Ransomware Attacks Reading Time: 3 minutes

Ryuk Ransomware

Look out, SamSam. There’s a new ransomware in town that’s very carefully targeting enteprises and businesses. Say hello to Ryuk. In the first two weeks after its August debut, the ransomware has made their cyber attackers over $640,000 USD. By contrast, SamSam has taken about three years to make its author about $6 million USD.

While the people behind Ryuk are on their way to their first million dollars worth of Bitcoin, they also think you should be very honored to be attacked by them. This is some of what their ransom note says:

“Gentlemen! Your business is at serious risk. There is a significant hole in the security of your company… You should thank the Lord for being hacked by serious people not some stupid schoolboys or dangerous punks… The final price depends on how fast you write to us. Every day of delay will cost you additional +0.5BTC… Nothing personal just business.”

Cryptocurrency values fluctuate wildly, but when I checked the Bitcoin to US dollar exchange rate on August 23rd, a Bitcoin was $6,410.74. So apparently each day an organization delays costs them more than a few grand. The main ransom amount demanded has varied from 15 to 50 Bitcoin, that’s about $96,000 to $320,000. Because these attacks are so targeted, I believe they may be adjusting their demand according to what they think their target can pay.

Like most other ransomware that targets the enterprise, Ryuk exploits Windows vulnerabilities. But unlike WannaCry, there isn’t one specific vulnerability that it always targets first, such as that notorious Windows SMB exploit. Ryuk’s cyber attackers will spend time mapping their targets’ networks and maliciously acquiring credentials. As Microsoft patches Windows and Cisco patches networking devices, the Ryuk team will probably find new vulnerabilities to exploit. And they do it all just for you!

It’s hypothesized that the people behind Ryuk are either North Korea’s Lazarus Group, or a group that has learned from Lazarus’ work. That’s because Ryuk resembles HERMES in many ways. HERMES was discovered in October 2017 when it was used against Taiwan’s Far Eastern International Bank to steal about $60 million through SWIFT. It’s strongly believed that Lazarus conducted that attack. The code used in Ryuk to place a marker to check that a file has been encrypted is identical to the code used for the same function in HERMES. Both Ryuk and HERMES are very selective of what they encrypt in a Windows system. They’ll encrypt what the target really needs, but not what they need in order to read the ransom note and make the Bitcoin payment. And they both go about the encryption process the same way, whitelisting specific Windows folders, writing a file called “window.bat” to each folder, and a script to delete shadow volumes and backup files.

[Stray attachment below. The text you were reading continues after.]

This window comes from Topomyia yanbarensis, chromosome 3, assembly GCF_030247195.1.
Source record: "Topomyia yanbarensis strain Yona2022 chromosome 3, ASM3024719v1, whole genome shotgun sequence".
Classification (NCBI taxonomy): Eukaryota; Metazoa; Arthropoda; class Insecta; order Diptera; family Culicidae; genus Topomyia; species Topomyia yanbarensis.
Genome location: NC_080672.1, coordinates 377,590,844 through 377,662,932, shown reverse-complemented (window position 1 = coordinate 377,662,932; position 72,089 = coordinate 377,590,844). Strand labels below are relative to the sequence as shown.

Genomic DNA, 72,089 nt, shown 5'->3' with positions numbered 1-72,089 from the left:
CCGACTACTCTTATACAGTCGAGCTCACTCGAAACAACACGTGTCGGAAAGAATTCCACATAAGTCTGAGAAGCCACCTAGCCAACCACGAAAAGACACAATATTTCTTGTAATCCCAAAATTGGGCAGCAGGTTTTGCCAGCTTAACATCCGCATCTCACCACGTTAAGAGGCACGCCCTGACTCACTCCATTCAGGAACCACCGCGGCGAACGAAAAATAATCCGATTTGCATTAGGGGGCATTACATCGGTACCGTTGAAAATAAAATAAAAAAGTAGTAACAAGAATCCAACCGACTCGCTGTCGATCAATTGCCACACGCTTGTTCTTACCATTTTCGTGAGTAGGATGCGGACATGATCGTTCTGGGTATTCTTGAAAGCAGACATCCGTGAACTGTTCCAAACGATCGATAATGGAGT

Ryuk is also ready to exploit really legacy Windows systems, such as Windows 2000 32-bit. What is an OS that’s been out of support for so long doing on the internet? Or maybe those machines are just in an organization’s internal network, but the Ryuk black hats must have gotten into their targets’ internal networks through a machine that is connected to the internet. Any computer that runs an OS that’s no longer supported should be completely isolated from the internet, or exist as a virtual machine (that a network administrator can delete at will) if using that OS/version can’t possibly be avoided.

Ryuk also has a really nasty persistence technique. It just writes itself to the Run registry. Ouch!

Only time will tell if Ryuk is the work of North Korea’s notorious Lazurus Group, or if we’re looking at the work of Lazurus Part Deux. The LulzSec to Lazarus’ Anonymous if you will. (Well not only time will tell, but also the work of dedicated malware researchers like the Comodo threat intelligence lab.)

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